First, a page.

Killing to Survive: The Walking Dead, Police Slayings and Medieval Malice

SAGE Publications
Publication Type:
Journal Article
Law, Culture and the Humanities, 2019, pp. 1 - 24
Issue Date:
Full metadata record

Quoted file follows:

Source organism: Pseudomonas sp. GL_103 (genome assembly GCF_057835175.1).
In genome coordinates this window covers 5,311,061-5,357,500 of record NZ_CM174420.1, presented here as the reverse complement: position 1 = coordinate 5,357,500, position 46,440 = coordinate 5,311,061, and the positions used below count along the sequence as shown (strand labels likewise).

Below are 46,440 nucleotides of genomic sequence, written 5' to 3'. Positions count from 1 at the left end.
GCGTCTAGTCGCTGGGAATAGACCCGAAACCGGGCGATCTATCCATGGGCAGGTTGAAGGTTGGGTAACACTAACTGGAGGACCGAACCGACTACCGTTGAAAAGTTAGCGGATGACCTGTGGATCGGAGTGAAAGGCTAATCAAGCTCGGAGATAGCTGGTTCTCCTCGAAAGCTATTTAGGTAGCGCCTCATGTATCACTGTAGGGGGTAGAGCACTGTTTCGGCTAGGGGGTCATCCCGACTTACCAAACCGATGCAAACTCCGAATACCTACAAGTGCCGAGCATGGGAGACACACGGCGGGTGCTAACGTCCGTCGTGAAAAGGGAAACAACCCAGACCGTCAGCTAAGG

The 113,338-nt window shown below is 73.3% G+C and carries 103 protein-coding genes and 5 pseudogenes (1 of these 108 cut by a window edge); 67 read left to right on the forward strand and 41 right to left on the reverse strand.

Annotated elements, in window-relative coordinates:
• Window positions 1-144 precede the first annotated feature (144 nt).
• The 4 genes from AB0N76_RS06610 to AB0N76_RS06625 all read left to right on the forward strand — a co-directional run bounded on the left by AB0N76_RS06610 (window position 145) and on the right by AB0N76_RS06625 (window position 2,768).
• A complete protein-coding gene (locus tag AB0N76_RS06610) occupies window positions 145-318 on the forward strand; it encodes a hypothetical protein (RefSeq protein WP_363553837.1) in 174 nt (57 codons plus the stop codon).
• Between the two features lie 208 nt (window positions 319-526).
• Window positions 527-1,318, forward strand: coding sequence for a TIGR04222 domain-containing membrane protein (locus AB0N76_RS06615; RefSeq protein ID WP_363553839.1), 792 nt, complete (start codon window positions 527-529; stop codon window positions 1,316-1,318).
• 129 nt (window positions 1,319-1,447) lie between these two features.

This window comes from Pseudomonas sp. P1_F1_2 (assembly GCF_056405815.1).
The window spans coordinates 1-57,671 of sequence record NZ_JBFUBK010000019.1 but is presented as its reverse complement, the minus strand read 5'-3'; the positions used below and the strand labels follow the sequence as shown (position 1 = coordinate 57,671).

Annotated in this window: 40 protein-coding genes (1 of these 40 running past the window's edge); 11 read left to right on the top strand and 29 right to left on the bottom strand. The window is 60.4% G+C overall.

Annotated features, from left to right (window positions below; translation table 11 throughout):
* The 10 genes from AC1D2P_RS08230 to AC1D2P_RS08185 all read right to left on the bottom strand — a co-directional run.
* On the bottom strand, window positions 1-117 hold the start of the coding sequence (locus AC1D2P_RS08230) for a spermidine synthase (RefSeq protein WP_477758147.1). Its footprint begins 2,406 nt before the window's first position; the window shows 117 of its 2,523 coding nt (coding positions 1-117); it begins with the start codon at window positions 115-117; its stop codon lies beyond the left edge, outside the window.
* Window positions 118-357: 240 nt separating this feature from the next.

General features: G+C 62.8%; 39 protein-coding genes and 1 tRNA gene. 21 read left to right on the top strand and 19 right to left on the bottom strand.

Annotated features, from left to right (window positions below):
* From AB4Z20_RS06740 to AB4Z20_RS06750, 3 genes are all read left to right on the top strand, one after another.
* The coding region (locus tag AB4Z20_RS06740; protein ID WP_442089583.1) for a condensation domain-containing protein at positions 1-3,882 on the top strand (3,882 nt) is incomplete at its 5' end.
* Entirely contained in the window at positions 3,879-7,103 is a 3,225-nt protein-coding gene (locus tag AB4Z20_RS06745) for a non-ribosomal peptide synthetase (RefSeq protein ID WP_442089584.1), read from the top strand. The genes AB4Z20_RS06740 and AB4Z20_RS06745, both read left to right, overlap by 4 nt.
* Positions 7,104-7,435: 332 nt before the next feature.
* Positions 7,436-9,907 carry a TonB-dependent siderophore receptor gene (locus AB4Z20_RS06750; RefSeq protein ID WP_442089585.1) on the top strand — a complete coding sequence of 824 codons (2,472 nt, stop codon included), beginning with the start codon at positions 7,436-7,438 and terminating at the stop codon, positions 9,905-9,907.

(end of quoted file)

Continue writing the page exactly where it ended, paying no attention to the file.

Fatal police shootings in the United States have generated much media and academic comment. These shootings fit within the historical common law category of homicides under compulsion and in practice rarely result in prosecutions and even less convictions. This article considers the laws of compulsion through the prism of early common law and slayings for survival in the horror series The Walking Dead. Contemporary accounts of justifiable homicide sustain early common law attempts to balance the need for authorized force to enforce the law against the protection of citizens from arbitrary force. Contemporary law focuses on whether or not the decision to use force was reasonable, but The Walking Dead depicts the narrowness of this question of culpability. The moral difference in slayings is not only whether a law enforcement officer’s decision to use force was reasonable, but whether or not the slayer desired to kill and was acting for a public or personal purpose. The Walking Dead also raises questions about the aspirations of the contemporary justice system. It portrays the medieval conception that the slayer and the community in which they live would be tainted by a homicide – whether excused or felonious. In medieval times, the process of justice was relied upon to remove the taint of a slaying from the community. The Walking Dead represents the thinness of contemporary accounts of compulsion and acts out early common law conceptions of malice.
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